All in all, what defines a passing sequence as a smash pass are two things. First, it is pressure, which only works with the right weight distribution. Next up is direction, which depends on angles, body positioning, and structure. Furthermore, the goal of a smash pass is to put immense pressure on one of the two main areas of the body. The primary spot where most smash passes focus are the hips. The shoulders are the second point of control that is crucial for smash passing. the trick is that you usually can’t control both very well unless you’re past the opponent’s guard. Remember this point as it is going to be the base of a successful defense strategy.
Common Mistakes With Smash Passing
it is best if we bring some clarity int the picture first before we look at what you need to do. When trying to survive against a smash pass, what not to do is much more important. If you start making even small mistakes against a smash pass, two things are going to happen, and neither one is what you want.
The first problem is allowing your opponent to keep, or even increase the pressure. Regardless of the pass variation that the opponent employs, you can’t let your instinct take over. When there’s something pushing on us, the first instinct we have is to push back. This is a futile attempt, as the opponent’s weight distribution is going to make them feel like they weigh 300 lbs. Directly opposing a smash pass, regardless if it’s at hip or shoulder level, is only going to tire you out, and allow your opponent to exert even more pressure.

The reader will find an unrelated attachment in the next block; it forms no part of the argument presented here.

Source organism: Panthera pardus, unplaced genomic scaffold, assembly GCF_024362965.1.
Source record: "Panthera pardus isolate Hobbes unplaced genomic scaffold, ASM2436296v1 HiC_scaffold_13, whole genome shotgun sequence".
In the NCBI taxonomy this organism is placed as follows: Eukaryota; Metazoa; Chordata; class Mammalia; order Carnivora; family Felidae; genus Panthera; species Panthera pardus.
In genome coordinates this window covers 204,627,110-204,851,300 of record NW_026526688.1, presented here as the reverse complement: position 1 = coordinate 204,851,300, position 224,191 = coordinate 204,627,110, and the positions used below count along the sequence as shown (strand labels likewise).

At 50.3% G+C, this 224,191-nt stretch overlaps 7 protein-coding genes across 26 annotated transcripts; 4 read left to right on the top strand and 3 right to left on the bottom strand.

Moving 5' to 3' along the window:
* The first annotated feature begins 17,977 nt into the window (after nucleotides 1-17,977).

Secondly, you should not attempt your opponent from passing in the direction they want to. This means not clinging to a leg in half guard or the knee slice, or trying to keep them from moving. Once again this is only going to tire you out. Actually, working on pass prevention without dealing with the pressure first is never going to work. Instead of fighting losing battles, focus on fighting the correct ones.
Easy To Use Smash Pass Defense Principles
The first thing you need to understand about pressure is that it creates discomfort. A smash pass will either make you feel claustrophobic (if control is near the head) or feel that your spine is about to give way (if your hips are smashed). None of these fears is rea. As hard as it may seem during a smash pass, breathing is an absolute must. Otherwise, no defensive concept is going to work.
We’ll stay the course with pressure and direction. As far as pressure is concerned, you need to look to release it. After breathing, this is priority number one. All pressure in BJJ has a focal point, and a smash pass is no different. Once you figure it out, you’ll need to create a structure to make sure you redirect the pressure so that it becomes less powerful. This, inevitably, means creating space, which is exactly what guard passers do not want.
In terms of dealing with direction, you’ll need to think a step ahead. Instead of thinking about preventing the pass from taking place in the desired direction, you should think about creating frames. Once you relive the pressure, you can use all the extra space to actually get away from your opponent, instead of trying to keep them close to you. When you place a frame, you can even let your opponent pass. They won’t be able to establish any controlling position before you re-guard or counter-attack.
As a final note, make sure you start with prevention instead of defense. Every smash pass has a focal point of pressure and a leading edge like the shin in the knee slice or the shoulder in the over/under. If you manage to block this leading edge from getting near you, you’ll disrupt smash passing even before it begins.